Our camp ground here is not near so nice as it was at Camp Mather. We have no place to drill without going a mile or so from camp. Our parade ground is very poor. We have to climb several steep hills to get to it and then it is all covered with stumps. We are going to leave here in the morning for a new camp ground. Where it is, I do not exactly know. I have heard the boys say it is about six miles from Alton near the mouth of the Missouri River. What kind of a place it is I do not know, but I guess we will be very apt to find out before we are there a great while.

Alton is a great place. It is all full of hills and hollows though there is some nice buildings here. The country around it is rather good — everything is very forward. Harvest is commenced here. Vegetables are very plenty. Lots of new potatoes, peas, and other things of that kind. Our camp is full of peddlers nearly all the time. Women & children, boys & girls, Black & White, selling milk, pies, & vegetables. But as we have got no money, we do not get such things very often.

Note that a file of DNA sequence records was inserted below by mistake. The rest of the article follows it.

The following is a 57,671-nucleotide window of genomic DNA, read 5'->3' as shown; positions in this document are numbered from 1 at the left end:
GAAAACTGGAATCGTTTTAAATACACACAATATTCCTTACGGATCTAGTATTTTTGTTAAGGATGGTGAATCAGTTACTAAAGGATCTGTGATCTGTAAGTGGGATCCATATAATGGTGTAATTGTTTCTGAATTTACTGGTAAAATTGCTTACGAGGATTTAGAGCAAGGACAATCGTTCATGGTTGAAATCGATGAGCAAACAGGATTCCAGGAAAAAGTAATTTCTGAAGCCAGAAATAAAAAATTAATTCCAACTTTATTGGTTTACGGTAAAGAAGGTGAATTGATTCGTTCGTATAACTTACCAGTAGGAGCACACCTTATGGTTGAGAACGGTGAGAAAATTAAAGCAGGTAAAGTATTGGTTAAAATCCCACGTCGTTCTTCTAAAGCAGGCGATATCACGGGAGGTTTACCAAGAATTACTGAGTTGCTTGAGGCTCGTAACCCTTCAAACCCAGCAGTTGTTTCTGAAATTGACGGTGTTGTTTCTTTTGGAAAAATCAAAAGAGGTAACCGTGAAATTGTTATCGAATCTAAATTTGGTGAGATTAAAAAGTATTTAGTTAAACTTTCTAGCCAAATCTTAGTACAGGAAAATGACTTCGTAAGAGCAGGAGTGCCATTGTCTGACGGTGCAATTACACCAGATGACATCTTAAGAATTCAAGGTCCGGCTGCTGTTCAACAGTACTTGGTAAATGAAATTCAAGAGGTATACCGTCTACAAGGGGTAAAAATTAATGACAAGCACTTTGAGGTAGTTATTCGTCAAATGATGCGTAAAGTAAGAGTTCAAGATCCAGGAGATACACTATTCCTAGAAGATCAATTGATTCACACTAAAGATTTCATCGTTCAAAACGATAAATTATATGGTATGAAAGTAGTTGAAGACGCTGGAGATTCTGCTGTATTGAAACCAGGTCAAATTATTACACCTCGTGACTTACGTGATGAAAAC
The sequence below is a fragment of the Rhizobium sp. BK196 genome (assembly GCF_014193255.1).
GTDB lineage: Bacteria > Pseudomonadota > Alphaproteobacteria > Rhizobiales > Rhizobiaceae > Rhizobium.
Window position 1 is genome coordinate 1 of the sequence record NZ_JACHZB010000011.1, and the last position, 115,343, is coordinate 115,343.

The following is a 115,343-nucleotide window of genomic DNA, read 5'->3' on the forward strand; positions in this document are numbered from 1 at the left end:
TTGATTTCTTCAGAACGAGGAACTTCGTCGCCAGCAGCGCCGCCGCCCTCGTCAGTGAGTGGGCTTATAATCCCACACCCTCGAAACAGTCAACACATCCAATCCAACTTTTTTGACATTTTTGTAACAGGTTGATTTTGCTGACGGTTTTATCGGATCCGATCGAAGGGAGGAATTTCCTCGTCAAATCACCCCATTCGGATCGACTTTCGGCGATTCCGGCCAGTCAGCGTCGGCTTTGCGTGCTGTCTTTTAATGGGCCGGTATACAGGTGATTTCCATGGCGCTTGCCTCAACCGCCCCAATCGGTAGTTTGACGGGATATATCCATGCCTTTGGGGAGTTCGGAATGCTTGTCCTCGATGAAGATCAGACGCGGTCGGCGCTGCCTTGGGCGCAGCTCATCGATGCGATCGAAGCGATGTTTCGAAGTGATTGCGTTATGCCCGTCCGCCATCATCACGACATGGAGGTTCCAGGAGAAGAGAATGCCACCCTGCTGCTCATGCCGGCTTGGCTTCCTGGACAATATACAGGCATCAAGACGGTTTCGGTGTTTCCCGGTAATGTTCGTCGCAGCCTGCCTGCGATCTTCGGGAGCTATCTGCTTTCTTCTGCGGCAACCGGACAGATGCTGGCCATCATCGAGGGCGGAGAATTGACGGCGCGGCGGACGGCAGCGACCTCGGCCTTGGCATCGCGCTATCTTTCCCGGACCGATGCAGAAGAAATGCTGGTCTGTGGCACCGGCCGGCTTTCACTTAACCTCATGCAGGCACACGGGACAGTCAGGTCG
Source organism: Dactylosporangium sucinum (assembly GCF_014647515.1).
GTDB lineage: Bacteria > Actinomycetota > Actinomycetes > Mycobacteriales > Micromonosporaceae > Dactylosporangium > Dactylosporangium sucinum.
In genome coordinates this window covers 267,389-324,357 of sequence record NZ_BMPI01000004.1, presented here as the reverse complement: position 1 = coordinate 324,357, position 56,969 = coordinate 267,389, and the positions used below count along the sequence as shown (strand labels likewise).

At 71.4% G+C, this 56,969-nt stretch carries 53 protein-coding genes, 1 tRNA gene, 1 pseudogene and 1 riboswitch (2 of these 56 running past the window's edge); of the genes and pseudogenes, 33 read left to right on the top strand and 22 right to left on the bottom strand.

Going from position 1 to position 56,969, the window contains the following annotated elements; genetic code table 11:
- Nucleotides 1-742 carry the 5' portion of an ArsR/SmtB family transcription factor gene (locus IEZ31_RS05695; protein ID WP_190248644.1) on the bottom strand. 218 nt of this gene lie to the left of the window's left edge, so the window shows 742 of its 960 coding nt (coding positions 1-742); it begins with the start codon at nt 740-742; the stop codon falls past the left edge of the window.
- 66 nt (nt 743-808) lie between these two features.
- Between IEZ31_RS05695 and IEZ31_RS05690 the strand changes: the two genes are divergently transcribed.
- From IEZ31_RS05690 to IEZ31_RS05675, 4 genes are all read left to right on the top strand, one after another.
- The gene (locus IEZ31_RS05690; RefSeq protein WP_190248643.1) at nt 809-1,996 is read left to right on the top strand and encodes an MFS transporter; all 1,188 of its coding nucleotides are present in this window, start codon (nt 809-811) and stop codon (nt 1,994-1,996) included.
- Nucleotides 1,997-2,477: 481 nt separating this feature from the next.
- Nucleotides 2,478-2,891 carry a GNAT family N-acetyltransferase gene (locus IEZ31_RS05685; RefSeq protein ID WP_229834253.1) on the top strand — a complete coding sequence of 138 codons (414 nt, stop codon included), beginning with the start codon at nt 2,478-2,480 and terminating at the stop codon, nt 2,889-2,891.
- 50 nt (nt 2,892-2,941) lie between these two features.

I guess I will have to stop and I want to tell Budd some of the news and this is all the paper I have. Give my best respects to Helen, Miss Anderson, & Miss Curries, and everybody else, sister Mary, Lucy Higbee, & all the other folks. Love to all, Jimmie & Charley & all the rest. Write soon. I wish you would send me some postage stamps. Good bye.

Your brother, G. W. Shinn
Private in Company H, 17th Reg. Ills. Vol., U. S. A.